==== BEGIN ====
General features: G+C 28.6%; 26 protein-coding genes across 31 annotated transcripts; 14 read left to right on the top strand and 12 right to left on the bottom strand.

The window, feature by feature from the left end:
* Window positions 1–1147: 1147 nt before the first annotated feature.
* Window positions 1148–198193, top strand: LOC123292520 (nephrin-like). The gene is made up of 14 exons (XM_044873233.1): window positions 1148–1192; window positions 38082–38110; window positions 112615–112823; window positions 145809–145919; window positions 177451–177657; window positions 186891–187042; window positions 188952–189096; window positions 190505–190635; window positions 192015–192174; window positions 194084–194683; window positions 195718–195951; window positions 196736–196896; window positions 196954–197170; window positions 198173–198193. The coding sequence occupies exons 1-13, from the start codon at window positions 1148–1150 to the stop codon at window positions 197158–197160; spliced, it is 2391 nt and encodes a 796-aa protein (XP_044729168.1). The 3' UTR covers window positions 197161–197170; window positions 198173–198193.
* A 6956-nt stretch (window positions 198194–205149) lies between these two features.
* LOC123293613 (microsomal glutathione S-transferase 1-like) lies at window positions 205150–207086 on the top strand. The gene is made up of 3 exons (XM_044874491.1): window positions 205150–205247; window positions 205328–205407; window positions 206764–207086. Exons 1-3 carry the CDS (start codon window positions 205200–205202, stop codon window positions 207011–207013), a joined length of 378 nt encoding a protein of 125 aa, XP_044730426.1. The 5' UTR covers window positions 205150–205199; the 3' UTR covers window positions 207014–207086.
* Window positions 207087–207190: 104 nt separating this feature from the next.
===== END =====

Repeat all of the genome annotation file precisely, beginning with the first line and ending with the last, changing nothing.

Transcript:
General features: G+C 28.6%; 26 protein-coding genes across 31 annotated transcripts; 14 read left to right on the top strand and 12 right to left on the bottom strand.

The window, feature by feature from the left end:
* Window positions 1–1147: 1147 nt before the first annotated feature.
* Window positions 1148–198193, top strand: LOC123292520 (nephrin-like). The gene is made up of 14 exons (XM_044873233.1): window positions 1148–1192; window positions 38082–38110; window positions 112615–112823; window positions 145809–145919; window positions 177451–177657; window positions 186891–187042; window positions 188952–189096; window positions 190505–190635; window positions 192015–192174; window positions 194084–194683; window positions 195718–195951; window positions 196736–196896; window positions 196954–197170; window positions 198173–198193. The coding sequence occupies exons 1-13, from the start codon at window positions 1148–1150 to the stop codon at window positions 197158–197160; spliced, it is 2391 nt and encodes a 796-aa protein (XP_044729168.1). The 3' UTR covers window positions 197161–197170; window positions 198173–198193.
* A 6956-nt stretch (window positions 198194–205149) lies between these two features.
* LOC123293613 (microsomal glutathione S-transferase 1-like) lies at window positions 205150–207086 on the top strand. The gene is made up of 3 exons (XM_044874491.1): window positions 205150–205247; window positions 205328–205407; window positions 206764–207086. Exons 1-3 carry the CDS (start codon window positions 205200–205202, stop codon window positions 207011–207013), a joined length of 378 nt encoding a protein of 125 aa, XP_044730426.1. The 5' UTR covers window positions 205150–205199; the 3' UTR covers window positions 207014–207086.
* Window positions 207087–207190: 104 nt separating this feature from the next.